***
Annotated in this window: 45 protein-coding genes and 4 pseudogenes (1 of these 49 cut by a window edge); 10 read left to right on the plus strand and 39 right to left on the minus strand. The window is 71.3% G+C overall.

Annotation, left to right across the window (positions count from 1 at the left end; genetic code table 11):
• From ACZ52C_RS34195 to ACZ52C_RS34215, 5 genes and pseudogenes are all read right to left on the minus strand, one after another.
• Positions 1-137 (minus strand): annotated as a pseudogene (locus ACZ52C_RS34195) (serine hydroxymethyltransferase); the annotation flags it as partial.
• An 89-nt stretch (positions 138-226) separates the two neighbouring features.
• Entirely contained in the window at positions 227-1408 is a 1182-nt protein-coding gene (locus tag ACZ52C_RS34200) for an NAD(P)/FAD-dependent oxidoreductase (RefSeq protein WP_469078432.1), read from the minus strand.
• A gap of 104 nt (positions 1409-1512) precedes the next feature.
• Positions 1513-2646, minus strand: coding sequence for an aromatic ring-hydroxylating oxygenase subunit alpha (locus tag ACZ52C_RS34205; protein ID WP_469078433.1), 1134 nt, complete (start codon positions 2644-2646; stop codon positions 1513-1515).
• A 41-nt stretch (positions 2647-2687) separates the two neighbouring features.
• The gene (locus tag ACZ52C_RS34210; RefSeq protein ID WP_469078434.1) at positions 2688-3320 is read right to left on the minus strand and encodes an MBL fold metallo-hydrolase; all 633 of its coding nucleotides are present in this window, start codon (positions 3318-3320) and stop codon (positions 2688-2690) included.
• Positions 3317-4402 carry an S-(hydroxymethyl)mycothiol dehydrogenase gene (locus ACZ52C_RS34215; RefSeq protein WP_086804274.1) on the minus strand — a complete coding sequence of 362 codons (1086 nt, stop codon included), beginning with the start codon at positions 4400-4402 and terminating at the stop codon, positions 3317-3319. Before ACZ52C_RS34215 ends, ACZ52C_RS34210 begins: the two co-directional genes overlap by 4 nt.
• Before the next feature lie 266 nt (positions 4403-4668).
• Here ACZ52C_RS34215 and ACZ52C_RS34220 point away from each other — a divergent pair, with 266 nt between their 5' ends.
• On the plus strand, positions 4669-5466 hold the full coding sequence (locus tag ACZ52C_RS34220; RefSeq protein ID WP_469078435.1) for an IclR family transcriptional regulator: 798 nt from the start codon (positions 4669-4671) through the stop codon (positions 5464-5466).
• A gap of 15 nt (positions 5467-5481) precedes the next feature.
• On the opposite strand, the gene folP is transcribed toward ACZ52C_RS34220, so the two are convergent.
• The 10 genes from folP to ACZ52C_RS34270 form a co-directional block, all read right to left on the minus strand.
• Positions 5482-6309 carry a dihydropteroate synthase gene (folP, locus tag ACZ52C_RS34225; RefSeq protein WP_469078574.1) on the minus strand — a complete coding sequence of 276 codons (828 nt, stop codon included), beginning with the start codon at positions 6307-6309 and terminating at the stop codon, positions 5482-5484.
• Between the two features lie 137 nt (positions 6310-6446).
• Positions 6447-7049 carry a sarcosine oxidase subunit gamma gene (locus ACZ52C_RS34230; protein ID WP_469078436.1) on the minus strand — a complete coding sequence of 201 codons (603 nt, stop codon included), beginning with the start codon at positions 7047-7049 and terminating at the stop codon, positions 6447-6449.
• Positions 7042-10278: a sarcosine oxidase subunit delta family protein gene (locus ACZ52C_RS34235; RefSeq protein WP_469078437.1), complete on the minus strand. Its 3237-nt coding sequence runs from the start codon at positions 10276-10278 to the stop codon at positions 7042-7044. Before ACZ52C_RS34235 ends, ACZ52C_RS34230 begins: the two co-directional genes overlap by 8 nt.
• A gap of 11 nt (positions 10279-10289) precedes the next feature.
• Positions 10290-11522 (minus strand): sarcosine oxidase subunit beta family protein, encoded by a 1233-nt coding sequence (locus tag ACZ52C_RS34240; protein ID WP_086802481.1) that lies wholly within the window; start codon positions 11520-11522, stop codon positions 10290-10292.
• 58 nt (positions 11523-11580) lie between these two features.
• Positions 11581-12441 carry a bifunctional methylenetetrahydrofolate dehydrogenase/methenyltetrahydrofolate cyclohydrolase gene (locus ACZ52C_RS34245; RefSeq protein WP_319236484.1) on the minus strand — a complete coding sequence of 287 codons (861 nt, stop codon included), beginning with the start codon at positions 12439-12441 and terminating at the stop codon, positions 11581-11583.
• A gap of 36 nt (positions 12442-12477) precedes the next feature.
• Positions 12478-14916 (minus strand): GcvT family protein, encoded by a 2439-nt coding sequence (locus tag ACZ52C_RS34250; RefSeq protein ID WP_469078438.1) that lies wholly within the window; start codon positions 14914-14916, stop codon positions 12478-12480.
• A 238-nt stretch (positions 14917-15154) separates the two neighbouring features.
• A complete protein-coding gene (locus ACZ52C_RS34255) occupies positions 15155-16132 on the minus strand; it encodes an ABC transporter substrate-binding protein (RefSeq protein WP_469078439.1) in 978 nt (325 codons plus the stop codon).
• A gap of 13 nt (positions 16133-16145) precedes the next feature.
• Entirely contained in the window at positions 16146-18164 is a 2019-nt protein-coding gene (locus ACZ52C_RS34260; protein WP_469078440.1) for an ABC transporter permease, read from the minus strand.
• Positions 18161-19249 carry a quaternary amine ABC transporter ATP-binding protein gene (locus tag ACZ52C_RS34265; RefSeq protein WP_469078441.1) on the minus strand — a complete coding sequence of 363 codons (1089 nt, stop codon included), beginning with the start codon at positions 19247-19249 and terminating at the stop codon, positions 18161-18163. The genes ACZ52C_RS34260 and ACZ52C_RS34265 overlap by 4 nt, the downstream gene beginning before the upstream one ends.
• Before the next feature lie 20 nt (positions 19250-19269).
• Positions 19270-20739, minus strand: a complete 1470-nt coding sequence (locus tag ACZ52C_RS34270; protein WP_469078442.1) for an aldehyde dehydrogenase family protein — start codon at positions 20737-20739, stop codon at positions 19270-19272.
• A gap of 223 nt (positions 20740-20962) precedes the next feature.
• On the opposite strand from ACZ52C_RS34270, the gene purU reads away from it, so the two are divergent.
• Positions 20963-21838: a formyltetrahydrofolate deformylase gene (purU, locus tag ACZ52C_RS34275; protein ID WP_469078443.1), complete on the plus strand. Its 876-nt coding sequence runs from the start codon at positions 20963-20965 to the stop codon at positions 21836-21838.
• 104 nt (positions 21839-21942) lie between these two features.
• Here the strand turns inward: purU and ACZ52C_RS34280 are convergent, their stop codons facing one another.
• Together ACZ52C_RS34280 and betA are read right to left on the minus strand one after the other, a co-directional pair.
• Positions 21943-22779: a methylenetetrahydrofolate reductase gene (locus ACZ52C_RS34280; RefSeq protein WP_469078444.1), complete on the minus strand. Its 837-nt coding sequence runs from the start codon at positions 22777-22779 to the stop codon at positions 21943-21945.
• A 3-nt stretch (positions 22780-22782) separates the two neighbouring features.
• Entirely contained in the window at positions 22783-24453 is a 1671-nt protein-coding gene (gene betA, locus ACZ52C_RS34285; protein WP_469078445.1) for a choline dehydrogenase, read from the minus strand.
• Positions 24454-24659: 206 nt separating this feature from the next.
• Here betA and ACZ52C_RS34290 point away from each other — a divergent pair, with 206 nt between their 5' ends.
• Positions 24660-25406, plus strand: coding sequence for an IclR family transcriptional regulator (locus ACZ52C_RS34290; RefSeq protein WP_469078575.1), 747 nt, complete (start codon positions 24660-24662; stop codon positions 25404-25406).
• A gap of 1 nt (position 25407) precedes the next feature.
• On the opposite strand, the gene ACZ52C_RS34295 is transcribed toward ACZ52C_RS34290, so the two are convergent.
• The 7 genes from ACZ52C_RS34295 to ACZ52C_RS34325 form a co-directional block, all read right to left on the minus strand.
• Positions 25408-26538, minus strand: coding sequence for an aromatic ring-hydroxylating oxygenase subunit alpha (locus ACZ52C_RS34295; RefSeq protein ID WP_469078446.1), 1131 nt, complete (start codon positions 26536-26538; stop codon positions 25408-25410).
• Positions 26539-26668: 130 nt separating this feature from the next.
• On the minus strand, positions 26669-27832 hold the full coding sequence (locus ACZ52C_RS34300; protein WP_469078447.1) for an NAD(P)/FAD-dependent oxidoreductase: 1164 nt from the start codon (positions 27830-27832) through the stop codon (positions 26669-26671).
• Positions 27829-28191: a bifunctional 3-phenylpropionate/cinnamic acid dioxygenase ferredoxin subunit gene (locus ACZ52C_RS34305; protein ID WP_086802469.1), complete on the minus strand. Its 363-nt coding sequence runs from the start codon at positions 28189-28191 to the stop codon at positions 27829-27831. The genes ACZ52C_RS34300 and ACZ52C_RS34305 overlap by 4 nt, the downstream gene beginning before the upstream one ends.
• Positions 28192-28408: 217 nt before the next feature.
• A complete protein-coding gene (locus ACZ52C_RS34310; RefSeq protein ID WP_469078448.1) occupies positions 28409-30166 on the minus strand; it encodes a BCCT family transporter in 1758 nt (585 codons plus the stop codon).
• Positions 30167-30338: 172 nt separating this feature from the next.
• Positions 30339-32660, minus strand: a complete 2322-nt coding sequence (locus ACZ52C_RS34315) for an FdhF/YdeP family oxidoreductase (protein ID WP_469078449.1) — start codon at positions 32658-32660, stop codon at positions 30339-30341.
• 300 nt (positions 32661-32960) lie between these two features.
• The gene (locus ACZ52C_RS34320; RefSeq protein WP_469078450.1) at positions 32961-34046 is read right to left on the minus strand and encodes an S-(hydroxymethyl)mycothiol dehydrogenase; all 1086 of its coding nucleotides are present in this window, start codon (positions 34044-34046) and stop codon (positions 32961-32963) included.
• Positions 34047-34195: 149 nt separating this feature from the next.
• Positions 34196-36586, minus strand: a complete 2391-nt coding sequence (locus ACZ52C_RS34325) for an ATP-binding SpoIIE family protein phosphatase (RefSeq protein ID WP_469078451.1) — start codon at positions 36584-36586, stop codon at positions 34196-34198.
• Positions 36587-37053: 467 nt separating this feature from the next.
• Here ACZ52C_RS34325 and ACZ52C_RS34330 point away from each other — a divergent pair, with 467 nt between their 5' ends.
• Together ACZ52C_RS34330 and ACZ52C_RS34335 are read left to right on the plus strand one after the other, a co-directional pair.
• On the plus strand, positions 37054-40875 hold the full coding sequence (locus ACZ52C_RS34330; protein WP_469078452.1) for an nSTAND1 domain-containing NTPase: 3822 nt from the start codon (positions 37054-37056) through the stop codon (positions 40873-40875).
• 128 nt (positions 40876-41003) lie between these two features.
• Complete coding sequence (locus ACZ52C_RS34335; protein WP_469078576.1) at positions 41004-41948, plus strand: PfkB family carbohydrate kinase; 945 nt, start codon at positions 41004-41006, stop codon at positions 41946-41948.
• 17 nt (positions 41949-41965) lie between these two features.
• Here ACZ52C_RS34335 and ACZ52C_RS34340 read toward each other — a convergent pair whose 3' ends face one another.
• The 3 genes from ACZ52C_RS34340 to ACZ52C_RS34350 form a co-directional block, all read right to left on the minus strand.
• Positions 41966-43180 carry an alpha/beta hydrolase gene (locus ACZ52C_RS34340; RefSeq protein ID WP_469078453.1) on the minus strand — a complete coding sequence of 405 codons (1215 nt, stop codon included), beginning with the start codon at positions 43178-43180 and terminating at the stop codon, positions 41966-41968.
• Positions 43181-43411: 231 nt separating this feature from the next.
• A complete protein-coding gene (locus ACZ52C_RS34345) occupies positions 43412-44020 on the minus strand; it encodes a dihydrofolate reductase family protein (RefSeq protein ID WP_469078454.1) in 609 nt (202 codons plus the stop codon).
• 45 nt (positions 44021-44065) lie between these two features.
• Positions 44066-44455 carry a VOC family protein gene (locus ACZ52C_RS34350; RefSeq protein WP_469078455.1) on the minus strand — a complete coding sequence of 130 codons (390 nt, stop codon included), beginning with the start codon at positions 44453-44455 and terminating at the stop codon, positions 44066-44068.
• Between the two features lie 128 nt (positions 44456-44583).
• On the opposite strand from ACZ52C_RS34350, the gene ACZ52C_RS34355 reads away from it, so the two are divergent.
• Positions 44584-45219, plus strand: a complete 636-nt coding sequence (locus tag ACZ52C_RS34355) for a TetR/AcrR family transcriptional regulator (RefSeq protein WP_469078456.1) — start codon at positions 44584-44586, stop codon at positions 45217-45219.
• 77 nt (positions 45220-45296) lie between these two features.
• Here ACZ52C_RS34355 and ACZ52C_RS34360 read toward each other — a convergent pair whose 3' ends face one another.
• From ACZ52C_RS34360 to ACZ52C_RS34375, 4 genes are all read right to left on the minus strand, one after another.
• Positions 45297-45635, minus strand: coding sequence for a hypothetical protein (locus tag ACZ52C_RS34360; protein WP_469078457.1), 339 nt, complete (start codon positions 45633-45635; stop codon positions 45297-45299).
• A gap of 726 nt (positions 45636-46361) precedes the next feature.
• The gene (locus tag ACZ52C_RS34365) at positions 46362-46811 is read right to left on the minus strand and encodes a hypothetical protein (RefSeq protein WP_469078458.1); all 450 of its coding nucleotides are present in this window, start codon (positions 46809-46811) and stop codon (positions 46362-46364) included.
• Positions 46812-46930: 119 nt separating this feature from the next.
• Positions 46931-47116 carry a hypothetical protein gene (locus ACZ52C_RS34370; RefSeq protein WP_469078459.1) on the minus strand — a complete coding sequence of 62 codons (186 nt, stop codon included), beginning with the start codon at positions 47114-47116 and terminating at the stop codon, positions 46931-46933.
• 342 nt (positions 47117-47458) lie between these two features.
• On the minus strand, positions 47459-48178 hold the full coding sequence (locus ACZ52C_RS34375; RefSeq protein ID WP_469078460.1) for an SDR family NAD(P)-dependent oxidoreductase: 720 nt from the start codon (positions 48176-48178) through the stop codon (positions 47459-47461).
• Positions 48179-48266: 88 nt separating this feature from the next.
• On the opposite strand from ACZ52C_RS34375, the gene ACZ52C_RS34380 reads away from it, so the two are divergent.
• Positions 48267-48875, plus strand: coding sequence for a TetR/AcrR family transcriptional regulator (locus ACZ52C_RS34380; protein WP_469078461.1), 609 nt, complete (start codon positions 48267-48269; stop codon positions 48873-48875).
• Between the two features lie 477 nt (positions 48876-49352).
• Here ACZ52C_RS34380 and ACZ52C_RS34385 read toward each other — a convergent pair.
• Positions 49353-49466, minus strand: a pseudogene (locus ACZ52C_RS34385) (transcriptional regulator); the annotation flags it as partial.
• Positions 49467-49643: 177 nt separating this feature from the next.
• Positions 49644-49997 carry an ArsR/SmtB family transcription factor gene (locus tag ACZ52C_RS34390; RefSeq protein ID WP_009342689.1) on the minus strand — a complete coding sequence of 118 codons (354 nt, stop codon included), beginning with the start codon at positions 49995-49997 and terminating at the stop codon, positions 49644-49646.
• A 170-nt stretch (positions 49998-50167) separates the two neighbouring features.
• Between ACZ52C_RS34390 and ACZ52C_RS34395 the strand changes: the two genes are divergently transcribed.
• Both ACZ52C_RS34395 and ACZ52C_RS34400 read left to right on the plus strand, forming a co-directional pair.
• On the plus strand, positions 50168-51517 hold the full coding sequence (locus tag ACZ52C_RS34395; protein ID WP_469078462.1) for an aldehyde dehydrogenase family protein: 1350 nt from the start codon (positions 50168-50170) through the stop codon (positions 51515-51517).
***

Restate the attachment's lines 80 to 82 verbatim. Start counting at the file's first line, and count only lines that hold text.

• Here ACZ52C_RS34355 and ACZ52C_RS34360 read toward each other — a convergent pair whose 3' ends face one another.
• From ACZ52C_RS34360 to ACZ52C_RS34375, 4 genes are all read right to left on the minus strand, one after another.
• Positions 45297-45635, minus strand: coding sequence for a hypothetical protein (locus tag ACZ52C_RS34360; protein WP_469078457.1), 339 nt, complete (start codon positions 45633-45635; stop codon positions 45297-45299).